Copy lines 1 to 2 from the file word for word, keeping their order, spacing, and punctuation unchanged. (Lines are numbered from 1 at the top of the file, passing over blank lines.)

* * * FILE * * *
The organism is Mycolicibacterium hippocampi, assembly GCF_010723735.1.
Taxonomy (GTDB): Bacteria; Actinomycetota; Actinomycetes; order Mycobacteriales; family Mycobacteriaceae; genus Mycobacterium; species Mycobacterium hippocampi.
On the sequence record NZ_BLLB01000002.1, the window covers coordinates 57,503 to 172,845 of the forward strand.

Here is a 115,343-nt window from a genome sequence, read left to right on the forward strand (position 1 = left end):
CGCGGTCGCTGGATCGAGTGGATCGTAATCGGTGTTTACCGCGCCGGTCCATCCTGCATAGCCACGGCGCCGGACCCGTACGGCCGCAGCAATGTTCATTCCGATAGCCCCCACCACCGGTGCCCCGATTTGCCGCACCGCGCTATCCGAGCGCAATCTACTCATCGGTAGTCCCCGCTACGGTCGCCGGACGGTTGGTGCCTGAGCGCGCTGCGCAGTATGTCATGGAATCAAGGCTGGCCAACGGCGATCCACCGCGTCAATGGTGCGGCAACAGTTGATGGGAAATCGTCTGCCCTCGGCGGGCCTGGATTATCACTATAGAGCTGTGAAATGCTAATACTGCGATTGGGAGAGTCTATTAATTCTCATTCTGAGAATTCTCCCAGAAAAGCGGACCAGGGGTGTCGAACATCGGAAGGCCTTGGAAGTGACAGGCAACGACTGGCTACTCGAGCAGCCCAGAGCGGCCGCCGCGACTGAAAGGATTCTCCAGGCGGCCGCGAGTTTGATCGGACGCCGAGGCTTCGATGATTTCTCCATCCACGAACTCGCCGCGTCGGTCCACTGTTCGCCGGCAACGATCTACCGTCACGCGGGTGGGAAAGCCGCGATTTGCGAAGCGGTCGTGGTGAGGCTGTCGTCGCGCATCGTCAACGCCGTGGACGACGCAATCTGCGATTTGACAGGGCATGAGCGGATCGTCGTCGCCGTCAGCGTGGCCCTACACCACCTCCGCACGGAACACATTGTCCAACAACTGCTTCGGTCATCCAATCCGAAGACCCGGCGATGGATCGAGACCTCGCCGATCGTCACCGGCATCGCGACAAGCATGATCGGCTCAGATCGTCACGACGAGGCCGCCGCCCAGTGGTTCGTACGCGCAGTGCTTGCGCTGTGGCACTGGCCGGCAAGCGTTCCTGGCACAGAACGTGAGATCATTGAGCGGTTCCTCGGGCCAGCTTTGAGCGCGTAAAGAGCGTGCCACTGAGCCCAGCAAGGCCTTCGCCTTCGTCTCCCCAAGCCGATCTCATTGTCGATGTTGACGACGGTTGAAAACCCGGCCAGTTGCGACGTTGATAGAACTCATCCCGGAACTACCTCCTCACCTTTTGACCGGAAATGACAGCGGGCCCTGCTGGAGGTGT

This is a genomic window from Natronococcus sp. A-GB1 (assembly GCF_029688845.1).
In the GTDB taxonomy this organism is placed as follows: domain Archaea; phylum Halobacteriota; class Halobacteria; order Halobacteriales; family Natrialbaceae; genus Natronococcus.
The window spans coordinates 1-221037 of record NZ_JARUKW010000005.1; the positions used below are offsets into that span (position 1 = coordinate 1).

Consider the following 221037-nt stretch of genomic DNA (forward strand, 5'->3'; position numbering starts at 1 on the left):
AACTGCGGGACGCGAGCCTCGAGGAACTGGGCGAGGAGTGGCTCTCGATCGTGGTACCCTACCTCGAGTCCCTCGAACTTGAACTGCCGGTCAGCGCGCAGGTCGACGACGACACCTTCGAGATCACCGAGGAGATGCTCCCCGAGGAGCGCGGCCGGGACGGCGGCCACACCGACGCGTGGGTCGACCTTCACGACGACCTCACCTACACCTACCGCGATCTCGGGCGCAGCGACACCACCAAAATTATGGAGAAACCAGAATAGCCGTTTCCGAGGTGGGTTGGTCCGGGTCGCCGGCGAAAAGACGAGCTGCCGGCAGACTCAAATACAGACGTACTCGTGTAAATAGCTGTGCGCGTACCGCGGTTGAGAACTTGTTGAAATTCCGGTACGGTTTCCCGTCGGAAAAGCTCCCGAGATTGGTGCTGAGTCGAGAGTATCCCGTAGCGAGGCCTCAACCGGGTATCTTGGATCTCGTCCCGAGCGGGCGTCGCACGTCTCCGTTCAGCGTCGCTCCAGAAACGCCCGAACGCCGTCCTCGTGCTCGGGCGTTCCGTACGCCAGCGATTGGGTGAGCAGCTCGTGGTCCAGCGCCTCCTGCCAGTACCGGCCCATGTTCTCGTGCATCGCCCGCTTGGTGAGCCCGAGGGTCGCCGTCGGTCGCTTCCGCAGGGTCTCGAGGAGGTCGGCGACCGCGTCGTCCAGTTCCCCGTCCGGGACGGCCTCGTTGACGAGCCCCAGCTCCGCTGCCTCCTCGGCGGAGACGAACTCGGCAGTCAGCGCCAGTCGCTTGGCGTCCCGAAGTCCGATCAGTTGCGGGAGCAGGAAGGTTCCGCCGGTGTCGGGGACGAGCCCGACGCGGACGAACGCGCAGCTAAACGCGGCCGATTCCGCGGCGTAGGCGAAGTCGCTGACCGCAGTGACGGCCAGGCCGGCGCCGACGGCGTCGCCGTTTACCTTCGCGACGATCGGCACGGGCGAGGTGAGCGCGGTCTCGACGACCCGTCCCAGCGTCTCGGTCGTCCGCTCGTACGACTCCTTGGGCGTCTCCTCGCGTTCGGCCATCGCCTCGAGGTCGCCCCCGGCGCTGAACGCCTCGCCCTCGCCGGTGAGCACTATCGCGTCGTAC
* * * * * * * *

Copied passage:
The organism is Mycolicibacterium hippocampi, assembly GCF_010723735.1.
Taxonomy (GTDB): Bacteria; Actinomycetota; Actinomycetes; order Mycobacteriales; family Mycobacteriaceae; genus Mycobacterium; species Mycobacterium hippocampi.